When you ask a high school student what they need to do to get into their dream college, they tend to rattle off the same old list:
- Great grades
- Great test scores
- An award or two
- A handful of leadership positions
- A mountain of community service hours
The first four are spot on. You need to show commitment to your academics and the activities you take part in. The last one is flummoxing though. Perhaps the obsession with community service hours is an outgrowth of the quantification of the student. We assign grades and GPAs that can direct and "predict" our children’s futures, we make kids take tests that are purported to measure intelligence despite having been shown to be deeply flawed, and so why not count commitment to community in the same numerical way?
One of the first things we ask our students to do is to stop thinking about that last bullet point as a numerical measure. The next thing we ask is that they rephrase it entirely. The fifth bullet isn’t about community service. It’s about commitment. It shouldn’t be “a mountain of community service hours,” but “sustained dedication to an issue, interest, or cause.”
You see, doing community service won’t get you into college and not doing community service won’t keep you from gaining admission. There are a few schools that are community service obsessed (most of these are Christian or otherwise faith-focused institutions), but they are very very rare. The vast majority of colleges don’t even require community service for their students, so why would they require it for their prospective students?
If you’re not convinced that committing to a passion is what is essential, whether it be learning about and advocating for criminal justice reform or competitive butter carving, consider this:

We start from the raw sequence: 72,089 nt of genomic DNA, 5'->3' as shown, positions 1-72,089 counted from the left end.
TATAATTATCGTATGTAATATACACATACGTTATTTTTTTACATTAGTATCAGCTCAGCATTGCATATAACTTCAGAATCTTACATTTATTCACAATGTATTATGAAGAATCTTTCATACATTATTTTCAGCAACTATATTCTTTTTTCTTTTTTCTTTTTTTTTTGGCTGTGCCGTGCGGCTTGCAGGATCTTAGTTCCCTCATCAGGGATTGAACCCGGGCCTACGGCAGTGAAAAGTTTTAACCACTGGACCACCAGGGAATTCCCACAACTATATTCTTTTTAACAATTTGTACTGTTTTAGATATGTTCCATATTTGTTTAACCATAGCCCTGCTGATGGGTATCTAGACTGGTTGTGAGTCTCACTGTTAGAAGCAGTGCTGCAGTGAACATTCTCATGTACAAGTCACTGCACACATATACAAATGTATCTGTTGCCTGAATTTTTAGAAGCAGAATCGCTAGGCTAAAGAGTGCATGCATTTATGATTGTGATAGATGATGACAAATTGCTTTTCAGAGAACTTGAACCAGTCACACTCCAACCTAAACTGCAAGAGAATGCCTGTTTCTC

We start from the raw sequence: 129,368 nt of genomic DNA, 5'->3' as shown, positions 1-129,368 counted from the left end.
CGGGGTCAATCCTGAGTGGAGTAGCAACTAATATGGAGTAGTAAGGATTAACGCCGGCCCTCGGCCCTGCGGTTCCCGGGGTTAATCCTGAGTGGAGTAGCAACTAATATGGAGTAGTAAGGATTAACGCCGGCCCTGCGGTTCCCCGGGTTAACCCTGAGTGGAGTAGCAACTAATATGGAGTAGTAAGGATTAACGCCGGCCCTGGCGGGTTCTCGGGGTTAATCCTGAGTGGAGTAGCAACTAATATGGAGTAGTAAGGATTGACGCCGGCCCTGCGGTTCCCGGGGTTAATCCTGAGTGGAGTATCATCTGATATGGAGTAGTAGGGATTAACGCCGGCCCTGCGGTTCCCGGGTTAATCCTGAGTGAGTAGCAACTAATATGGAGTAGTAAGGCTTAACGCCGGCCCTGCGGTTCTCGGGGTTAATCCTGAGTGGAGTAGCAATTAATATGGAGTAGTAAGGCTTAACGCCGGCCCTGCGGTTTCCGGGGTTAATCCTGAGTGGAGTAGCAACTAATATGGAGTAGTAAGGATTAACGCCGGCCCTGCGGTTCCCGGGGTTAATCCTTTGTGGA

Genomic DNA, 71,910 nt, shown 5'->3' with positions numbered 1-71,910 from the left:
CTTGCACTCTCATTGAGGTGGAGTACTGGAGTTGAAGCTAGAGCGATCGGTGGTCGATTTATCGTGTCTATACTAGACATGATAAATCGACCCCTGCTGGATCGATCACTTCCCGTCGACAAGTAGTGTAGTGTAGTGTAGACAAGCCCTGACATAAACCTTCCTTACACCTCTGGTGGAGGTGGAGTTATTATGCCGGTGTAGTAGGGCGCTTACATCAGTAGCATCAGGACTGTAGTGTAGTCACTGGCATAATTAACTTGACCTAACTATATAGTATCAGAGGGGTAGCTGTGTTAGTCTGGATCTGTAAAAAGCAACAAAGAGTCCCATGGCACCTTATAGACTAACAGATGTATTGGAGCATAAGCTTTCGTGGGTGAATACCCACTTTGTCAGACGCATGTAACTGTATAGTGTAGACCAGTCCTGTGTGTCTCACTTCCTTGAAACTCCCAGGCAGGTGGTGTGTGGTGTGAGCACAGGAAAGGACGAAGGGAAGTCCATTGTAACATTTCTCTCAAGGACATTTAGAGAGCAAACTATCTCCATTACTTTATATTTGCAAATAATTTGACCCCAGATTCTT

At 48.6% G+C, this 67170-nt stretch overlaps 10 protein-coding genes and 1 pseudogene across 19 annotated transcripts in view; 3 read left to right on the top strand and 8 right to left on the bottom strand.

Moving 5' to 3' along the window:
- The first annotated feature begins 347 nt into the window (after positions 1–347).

What are most high school students qualified to do? Basically nothing. They may know how to speak Spanish, but they aren’t qualified to teach it. They may know how to build a shelf, but a roof is above their head (literally). They may donate blood regularly, but they certainly shouldn’t be sticking a needle into someone else.
When college admissions press students to do community service, rather than a long-term commitment to a passion, we are emphasizing the wrong thing and spurring a series of decisions that leads to either:
Taking part in menial activities that develop no real skills and do little to further expertise in an area of interest.
Taking part in activities that the volunteer is entirely unqualified for, potentially putting others at risk and undermining the purpose of service (to benefit another) in the first place.
Neither of those things is attractive to colleges, which is why we tell our kids to nix the community service language and to replace it with engagement and commitment language.
Community service isn’t important to colleges. Showing leadership and dedication is. And that leadership needs to be in an area of sustained and demonstrated interest. Sometimes the best way to do that is through a service opportunity that is just the right fit but don’t try to fluff stirring soup into something that it’s not. Focus on hard work, long-term engagement, and something you are truly passionate about.
Freaking out that you don’t know what to focus your application on now? We’re pros at pivoting applications to highlight your strengths.